Venus Over Manhattan was founded in New York in 2012 and is now expanding to Los Angeles. Adam Lindemann provides an update on the venture.
On the East Coast, you are known for a singular curatorial practice that fosters collaboration between artists, dealers and collectors. Will you continue this approach in LA?
Venus has worked hard to establish itself as an interesting alternative to the more traditional gallery format, and we’ve put on curated shows that have gained traction for Jack Goldstein, Raymond Pettibon, as well as the innovative “Calder Shadows” show. Our current exhibition is all from a private collection of great Peter Saul paintings from the ’60s and ’70s, works that haven’t been seen in fifty years. I’m very excited about it. In LA the plan is to do a strictly primary program. I love to be involved with artists and do original shows. Plus, the two spaces allow us to have more variety in our program.
You’ve already announced shows with Dan Colen, Dan McCarthy, Elaine Cameron-Weir, Marianne Vitale and Gelatin for this year. Will you focus more on primary works and young artists?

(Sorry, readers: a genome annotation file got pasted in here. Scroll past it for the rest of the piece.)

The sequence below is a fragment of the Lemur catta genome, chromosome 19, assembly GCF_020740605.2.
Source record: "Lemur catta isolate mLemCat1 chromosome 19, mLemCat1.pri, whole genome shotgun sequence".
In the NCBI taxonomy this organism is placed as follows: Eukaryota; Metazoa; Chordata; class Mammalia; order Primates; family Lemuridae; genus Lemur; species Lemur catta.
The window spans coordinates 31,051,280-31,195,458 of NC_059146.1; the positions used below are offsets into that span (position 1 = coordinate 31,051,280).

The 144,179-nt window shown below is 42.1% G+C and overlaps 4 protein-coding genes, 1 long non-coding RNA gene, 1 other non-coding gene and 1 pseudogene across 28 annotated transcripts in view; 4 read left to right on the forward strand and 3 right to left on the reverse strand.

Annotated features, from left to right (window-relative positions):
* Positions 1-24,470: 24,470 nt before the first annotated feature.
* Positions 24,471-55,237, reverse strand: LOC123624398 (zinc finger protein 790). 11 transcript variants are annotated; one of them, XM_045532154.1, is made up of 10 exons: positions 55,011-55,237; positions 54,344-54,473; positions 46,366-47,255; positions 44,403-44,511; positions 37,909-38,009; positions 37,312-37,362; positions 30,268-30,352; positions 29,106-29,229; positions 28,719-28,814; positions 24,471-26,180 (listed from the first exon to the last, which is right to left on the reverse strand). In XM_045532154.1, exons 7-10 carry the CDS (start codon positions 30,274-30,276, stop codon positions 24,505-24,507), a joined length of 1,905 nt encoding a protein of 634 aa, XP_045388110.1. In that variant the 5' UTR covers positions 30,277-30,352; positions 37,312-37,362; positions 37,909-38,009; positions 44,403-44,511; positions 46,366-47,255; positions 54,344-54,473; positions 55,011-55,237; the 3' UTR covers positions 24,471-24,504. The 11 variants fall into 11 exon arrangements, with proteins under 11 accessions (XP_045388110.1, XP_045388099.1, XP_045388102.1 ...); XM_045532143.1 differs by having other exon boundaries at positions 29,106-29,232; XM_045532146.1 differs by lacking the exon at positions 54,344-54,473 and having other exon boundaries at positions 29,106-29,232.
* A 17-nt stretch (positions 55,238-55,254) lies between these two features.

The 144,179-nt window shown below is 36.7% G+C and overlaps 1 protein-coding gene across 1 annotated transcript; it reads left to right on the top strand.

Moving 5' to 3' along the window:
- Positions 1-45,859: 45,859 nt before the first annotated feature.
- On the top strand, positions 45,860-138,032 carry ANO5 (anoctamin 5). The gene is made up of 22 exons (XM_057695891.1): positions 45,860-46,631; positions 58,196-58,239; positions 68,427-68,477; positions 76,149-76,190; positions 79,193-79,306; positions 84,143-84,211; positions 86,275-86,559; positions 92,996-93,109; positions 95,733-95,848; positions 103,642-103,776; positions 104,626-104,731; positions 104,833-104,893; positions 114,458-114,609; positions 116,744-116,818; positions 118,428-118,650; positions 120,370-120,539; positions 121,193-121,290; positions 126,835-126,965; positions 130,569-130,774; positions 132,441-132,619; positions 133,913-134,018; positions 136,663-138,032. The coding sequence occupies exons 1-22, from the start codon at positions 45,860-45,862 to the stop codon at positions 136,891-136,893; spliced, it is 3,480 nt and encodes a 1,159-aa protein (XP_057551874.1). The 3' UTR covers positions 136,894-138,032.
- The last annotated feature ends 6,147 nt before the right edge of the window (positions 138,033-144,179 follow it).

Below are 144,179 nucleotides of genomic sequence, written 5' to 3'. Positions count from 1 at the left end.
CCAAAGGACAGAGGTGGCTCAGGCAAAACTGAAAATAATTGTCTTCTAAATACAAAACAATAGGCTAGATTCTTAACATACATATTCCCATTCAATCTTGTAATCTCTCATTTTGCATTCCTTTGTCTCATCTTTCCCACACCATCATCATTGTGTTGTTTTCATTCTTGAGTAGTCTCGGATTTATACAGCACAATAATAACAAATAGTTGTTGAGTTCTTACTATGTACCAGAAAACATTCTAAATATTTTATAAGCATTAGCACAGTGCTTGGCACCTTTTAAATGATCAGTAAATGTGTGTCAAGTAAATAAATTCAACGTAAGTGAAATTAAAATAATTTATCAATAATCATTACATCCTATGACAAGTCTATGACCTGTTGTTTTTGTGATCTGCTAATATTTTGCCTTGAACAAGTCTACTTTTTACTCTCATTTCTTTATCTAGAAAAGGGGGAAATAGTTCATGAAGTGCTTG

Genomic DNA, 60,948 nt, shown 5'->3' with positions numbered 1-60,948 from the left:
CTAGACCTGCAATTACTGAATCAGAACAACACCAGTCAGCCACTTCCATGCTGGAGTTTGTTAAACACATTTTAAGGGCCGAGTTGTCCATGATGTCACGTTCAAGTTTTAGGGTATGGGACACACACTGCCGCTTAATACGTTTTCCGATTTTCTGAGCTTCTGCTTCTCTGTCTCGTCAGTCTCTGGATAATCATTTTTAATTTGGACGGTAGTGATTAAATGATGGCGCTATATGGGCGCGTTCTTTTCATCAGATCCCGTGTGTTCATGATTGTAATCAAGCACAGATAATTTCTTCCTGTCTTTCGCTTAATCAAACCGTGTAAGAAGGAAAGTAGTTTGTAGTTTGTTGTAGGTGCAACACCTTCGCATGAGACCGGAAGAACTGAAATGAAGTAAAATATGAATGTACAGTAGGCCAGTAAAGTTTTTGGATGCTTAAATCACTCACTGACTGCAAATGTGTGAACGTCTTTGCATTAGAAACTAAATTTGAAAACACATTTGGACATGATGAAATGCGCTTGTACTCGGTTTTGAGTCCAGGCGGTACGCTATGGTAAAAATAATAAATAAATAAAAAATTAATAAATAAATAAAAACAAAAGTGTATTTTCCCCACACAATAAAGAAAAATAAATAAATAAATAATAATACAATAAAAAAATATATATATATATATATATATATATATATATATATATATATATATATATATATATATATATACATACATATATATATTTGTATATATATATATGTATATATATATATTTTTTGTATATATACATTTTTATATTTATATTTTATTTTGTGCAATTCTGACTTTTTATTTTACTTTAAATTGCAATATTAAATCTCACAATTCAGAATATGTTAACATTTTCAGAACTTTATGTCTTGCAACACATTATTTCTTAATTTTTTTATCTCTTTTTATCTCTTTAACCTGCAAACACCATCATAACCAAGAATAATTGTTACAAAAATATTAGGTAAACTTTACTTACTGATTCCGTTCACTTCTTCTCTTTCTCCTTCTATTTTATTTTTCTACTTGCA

Yes. For now we are only showing all new work, mainly from younger artists who want to take advantage of LA’s characteristic light and space. There are a lot of NY and European artists who will be excited by our space, so the program should be great.
Was downtown LA the obvious place to open a new space or did you consider other areas as well?
We looked everywhere, at all our options, and none made sense for Venus except for downtown, which is the perfect place. We simply have two big old warehouses, the type they do film shoots in. They are beautiful and amazing, better than almost anything you could have in NY. DTLA is a bit of a destination, but so is everything in LA. There’s good energy there too — I think the timing is just right.